C.J. Howard was born in 1848, probably in Brooklyn, New York, where he resided in 1908. He began drawing comic valentines in 1868 and worked as a staff cartoonist for the comic periodical Wild Oats. It was reported in the New York Herald in 1908 that
Mr. Howard submits about one thousand pen and ink sketches every year and the firm accepts about four hundred and fifty of them, paying a uniform price for each drawing accepted.
The firm for which Mr. Howard works has been manufacturing comic valentines for seventy-two years, and in its employ is W.J. Rigney, a poet of great versatility, who not only writes the doggerel which accompanies the penny comic valentines but also writes the love sonnets for the sentimental valentines, which range in price from five cents to $5 each.“I usually write to Howard’s comic pictures,” said Mr. Rigney. “As a rule a glance at one of his drawings will inspire the verse. Sometimes the words and ideas will come to me unbidden, and then I will make a suggestion to Howard for the drawing of a picture”... among Mr. Rigney’s most treasured possessions are two bound volumes of publishers’ samples of comic valentines made a hundred years ago. The woodcuts of these samples were crudely colored by hand with stencils, and only about two colors were used. Today however, comic valentines are usually printed in six colors – two colors at a time.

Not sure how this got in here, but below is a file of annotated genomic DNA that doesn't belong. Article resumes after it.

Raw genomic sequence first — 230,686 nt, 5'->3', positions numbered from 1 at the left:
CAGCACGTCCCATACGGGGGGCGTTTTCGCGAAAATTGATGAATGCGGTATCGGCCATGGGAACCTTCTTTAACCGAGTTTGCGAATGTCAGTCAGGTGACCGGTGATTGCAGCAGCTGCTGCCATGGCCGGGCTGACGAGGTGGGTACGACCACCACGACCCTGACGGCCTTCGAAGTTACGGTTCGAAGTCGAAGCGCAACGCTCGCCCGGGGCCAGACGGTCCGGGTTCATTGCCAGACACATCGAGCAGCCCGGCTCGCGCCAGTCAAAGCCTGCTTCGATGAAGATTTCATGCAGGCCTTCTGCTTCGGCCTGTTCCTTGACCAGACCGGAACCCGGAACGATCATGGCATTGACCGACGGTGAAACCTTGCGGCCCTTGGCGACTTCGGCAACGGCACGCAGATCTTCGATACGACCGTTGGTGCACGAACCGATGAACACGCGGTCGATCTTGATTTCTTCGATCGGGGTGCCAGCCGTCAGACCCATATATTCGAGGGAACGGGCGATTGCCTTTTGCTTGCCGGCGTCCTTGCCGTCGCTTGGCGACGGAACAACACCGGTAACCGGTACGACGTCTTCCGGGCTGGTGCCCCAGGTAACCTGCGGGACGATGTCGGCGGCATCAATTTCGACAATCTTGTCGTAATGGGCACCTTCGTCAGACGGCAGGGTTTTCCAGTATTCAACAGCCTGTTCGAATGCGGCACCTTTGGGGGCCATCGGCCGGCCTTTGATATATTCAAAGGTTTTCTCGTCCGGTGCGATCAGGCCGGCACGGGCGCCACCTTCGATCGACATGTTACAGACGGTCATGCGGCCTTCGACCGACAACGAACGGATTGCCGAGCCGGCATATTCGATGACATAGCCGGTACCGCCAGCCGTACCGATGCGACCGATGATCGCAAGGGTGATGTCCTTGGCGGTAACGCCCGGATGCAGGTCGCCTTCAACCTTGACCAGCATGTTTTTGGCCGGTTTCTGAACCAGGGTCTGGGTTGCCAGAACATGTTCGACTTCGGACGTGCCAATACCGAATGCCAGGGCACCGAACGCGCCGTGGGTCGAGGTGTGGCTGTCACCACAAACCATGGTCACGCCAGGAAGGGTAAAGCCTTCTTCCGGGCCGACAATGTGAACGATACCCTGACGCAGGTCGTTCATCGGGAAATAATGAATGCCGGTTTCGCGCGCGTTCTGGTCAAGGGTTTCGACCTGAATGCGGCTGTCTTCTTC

Unfortunately the Herald article does not mention the name of the firm Howard and Rigney worked for. Two of the earliest New York publishers of comic almanacks and valentines were Elton & Co. and A.J. Fisher. Fisher had several branches in Boston, Baltimore and Philadelphia and first appeared in New York Directories in 1836. Fisher’s firm was taken over by George C. Whitney.
Thomas Strong began publishing valentines in 1842. Contemporaries were Charles P. Heustis, T. Frere, Charles Magnus and James Wrigley. The earliest comic valentines were lithographed, later they would be hand-colored. They would soon be exclusively printed from wood blocks, first hand-colored and later in multi-colors. Robert H. Elton claimed to be publishing comic valentines as early as 1834. Sometime after 1854 he sold out to the McLoughlin Brothers, who had begun printing comic valentines in 1848.
* ‘The Men Who Make the Comic Valentines,’ New York Herald Magazine Section, February 9, 1908. The article mentioned that some rare specimens of comic valentines “are to be found at the Astor Library, in Lafayette Street.”